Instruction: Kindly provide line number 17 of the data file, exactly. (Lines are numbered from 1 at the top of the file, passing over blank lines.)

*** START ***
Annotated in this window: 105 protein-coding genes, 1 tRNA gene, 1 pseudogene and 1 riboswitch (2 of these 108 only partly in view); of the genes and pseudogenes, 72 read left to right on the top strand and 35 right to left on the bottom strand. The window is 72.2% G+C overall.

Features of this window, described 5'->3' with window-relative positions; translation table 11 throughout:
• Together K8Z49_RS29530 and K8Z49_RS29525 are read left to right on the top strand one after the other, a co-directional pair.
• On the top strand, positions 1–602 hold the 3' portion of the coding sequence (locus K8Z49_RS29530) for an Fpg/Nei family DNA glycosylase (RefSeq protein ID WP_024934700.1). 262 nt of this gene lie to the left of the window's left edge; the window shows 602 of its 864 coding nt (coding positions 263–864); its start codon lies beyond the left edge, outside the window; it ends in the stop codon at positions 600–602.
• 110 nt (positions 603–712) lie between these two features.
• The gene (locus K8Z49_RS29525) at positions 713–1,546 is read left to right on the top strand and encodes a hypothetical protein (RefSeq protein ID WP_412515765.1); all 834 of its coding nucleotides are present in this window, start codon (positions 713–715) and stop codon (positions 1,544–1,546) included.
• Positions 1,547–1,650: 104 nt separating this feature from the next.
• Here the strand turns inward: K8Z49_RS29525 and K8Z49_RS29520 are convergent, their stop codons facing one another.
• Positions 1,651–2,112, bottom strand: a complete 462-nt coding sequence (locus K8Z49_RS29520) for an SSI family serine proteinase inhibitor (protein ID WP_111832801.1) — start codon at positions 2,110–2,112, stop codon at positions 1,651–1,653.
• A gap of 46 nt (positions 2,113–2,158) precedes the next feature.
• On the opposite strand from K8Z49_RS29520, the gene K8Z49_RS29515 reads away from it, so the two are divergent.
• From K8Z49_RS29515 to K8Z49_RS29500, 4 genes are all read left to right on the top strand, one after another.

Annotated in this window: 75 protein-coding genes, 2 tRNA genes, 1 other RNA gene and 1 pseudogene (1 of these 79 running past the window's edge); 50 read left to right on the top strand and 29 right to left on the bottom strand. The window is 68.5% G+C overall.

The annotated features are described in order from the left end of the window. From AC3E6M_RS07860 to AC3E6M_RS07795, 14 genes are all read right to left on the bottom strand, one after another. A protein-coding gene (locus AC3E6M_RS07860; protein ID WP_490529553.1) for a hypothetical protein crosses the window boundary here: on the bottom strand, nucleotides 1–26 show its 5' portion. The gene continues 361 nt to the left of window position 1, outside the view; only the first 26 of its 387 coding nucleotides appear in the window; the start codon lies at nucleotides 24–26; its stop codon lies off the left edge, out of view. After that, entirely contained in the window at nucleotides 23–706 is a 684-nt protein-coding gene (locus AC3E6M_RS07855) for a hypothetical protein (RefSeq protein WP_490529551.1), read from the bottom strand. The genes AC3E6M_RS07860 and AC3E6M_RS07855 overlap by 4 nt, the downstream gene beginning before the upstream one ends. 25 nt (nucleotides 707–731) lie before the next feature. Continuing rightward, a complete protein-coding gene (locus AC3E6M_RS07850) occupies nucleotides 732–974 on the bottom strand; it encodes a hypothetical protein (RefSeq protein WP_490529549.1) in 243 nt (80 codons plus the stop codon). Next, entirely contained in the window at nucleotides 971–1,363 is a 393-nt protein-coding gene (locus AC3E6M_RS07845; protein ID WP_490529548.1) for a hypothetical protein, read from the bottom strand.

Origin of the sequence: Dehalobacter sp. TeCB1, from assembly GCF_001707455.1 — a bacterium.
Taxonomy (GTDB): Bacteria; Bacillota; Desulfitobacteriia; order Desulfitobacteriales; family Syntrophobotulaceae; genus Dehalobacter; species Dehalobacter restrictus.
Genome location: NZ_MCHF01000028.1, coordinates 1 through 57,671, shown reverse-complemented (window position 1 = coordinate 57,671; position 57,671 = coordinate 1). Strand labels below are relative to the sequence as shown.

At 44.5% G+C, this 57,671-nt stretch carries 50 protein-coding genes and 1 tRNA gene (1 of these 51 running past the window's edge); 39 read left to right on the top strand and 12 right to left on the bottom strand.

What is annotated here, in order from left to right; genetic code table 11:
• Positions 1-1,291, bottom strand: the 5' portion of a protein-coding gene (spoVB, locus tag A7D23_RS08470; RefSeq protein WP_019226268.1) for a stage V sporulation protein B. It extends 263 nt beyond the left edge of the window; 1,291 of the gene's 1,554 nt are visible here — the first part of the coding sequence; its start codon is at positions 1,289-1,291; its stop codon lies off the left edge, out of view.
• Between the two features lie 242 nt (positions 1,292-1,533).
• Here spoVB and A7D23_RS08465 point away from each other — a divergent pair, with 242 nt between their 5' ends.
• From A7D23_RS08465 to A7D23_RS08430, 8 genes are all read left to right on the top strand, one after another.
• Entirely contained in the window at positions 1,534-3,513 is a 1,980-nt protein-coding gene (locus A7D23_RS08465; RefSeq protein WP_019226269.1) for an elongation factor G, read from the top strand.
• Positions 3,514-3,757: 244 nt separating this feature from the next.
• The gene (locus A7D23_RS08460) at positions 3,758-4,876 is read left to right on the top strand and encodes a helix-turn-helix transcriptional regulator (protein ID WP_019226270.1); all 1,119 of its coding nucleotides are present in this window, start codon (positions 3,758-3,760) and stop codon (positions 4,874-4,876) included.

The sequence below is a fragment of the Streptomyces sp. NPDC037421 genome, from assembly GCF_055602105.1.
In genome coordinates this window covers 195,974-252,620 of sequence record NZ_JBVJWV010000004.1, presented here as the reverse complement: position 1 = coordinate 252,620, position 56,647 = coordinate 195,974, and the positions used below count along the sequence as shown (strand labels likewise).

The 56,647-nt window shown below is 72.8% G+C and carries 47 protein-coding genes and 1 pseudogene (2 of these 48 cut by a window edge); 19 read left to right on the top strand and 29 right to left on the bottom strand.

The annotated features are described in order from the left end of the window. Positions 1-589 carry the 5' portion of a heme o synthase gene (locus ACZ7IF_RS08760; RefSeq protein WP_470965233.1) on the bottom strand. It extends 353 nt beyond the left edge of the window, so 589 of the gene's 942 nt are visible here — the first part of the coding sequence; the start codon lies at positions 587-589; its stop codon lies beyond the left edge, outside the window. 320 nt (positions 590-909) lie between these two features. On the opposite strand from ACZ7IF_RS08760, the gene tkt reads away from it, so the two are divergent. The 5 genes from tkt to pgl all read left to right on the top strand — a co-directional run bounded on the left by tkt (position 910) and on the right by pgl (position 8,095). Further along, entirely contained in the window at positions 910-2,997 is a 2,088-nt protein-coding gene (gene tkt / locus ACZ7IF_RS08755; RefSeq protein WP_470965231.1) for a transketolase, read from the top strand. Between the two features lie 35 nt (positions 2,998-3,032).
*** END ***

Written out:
Genome location: NZ_MCHF01000028.1, coordinates 1 through 57,671, shown reverse-complemented (window position 1 = coordinate 57,671; position 57,671 = coordinate 1). Strand labels below are relative to the sequence as shown.